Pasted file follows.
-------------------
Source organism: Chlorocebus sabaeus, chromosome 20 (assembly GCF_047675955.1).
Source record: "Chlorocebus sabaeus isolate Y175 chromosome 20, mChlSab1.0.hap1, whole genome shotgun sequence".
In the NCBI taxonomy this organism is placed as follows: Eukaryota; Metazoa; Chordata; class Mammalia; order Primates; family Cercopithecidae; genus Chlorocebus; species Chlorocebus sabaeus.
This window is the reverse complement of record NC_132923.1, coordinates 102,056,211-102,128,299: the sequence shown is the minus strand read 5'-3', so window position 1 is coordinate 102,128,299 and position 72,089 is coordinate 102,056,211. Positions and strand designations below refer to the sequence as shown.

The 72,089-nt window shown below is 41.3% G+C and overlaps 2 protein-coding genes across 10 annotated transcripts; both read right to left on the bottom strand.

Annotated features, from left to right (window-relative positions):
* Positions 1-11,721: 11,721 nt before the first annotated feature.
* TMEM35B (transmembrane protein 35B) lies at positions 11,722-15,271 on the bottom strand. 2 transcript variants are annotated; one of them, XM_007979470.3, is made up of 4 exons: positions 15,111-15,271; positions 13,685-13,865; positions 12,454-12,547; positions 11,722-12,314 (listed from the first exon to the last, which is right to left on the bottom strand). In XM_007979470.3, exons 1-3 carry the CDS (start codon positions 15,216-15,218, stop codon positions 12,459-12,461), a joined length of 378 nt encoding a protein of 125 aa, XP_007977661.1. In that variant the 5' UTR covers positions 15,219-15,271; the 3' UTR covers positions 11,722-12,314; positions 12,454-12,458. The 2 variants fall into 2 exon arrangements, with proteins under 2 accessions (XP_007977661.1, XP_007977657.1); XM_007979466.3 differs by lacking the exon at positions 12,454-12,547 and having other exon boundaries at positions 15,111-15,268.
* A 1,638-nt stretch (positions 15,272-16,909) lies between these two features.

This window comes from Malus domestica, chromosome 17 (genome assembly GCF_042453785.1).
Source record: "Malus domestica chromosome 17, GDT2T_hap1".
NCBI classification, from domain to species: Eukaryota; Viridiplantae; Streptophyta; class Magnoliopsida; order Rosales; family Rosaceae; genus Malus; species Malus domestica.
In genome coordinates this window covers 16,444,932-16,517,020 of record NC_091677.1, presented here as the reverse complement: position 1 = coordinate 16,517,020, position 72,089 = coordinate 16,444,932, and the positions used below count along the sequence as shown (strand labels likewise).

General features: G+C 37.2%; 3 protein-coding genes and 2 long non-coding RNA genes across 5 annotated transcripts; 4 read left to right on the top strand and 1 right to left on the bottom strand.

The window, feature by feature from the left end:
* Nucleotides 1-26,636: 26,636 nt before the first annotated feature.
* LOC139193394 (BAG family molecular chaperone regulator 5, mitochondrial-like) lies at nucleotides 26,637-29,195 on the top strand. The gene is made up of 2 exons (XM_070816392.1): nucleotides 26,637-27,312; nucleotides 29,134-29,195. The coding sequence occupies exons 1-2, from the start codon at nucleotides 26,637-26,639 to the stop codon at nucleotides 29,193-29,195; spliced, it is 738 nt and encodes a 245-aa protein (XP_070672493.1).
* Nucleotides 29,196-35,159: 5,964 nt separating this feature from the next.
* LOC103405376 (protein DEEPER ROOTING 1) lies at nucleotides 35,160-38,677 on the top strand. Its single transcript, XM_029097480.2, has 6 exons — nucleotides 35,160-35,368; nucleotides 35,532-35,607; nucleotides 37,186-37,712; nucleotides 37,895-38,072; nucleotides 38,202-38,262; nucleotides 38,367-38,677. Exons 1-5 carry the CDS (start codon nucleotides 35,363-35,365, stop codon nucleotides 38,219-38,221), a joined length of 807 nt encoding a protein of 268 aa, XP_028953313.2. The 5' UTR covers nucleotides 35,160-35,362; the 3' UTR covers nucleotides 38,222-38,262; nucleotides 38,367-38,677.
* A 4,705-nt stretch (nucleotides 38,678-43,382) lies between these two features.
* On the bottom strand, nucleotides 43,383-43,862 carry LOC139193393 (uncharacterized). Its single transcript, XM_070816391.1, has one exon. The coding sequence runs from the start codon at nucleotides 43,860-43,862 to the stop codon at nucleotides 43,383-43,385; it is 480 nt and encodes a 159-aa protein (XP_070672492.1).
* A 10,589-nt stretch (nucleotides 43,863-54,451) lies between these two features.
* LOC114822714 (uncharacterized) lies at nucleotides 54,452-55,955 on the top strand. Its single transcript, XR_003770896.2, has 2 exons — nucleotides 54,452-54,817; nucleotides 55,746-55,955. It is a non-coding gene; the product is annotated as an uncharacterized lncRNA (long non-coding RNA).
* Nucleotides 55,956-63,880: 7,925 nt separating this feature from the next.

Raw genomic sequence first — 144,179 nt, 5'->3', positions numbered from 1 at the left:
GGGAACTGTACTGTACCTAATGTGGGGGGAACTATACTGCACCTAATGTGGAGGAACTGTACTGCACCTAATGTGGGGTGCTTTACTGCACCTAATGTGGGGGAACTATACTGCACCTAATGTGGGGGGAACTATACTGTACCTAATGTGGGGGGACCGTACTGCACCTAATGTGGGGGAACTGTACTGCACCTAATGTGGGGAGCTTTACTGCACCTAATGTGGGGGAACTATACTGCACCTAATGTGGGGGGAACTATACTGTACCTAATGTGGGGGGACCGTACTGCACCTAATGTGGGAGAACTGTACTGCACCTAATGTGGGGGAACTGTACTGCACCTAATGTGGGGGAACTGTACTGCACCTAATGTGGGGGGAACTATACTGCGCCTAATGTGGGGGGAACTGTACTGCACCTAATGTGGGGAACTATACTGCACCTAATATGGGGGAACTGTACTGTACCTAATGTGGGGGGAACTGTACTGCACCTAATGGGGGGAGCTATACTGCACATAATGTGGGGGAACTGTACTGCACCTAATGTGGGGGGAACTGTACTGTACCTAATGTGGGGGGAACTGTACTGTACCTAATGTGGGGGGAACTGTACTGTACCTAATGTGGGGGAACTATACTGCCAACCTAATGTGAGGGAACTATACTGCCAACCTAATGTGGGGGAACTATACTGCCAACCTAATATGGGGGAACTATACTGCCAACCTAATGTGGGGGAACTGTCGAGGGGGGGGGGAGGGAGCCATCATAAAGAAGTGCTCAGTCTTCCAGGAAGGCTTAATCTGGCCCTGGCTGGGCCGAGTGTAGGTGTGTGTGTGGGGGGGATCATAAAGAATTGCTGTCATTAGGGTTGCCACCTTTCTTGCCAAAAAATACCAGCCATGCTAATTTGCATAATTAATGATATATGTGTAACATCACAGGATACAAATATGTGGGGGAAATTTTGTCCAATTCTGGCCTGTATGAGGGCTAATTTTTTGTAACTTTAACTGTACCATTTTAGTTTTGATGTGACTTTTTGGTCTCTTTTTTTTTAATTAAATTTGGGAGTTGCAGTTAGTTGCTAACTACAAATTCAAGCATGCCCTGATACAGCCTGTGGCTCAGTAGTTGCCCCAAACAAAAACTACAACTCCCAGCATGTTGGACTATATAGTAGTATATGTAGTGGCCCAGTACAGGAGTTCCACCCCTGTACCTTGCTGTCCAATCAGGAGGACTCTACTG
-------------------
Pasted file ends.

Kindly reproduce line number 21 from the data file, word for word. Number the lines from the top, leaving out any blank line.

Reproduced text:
* On the bottom strand, nucleotides 43,383-43,862 carry LOC139193393 (uncharacterized). Its single transcript, XM_070816391.1, has one exon. The coding sequence runs from the start codon at nucleotides 43,860-43,862 to the stop codon at nucleotides 43,383-43,385; it is 480 nt and encodes a 159-aa protein (XP_070672492.1).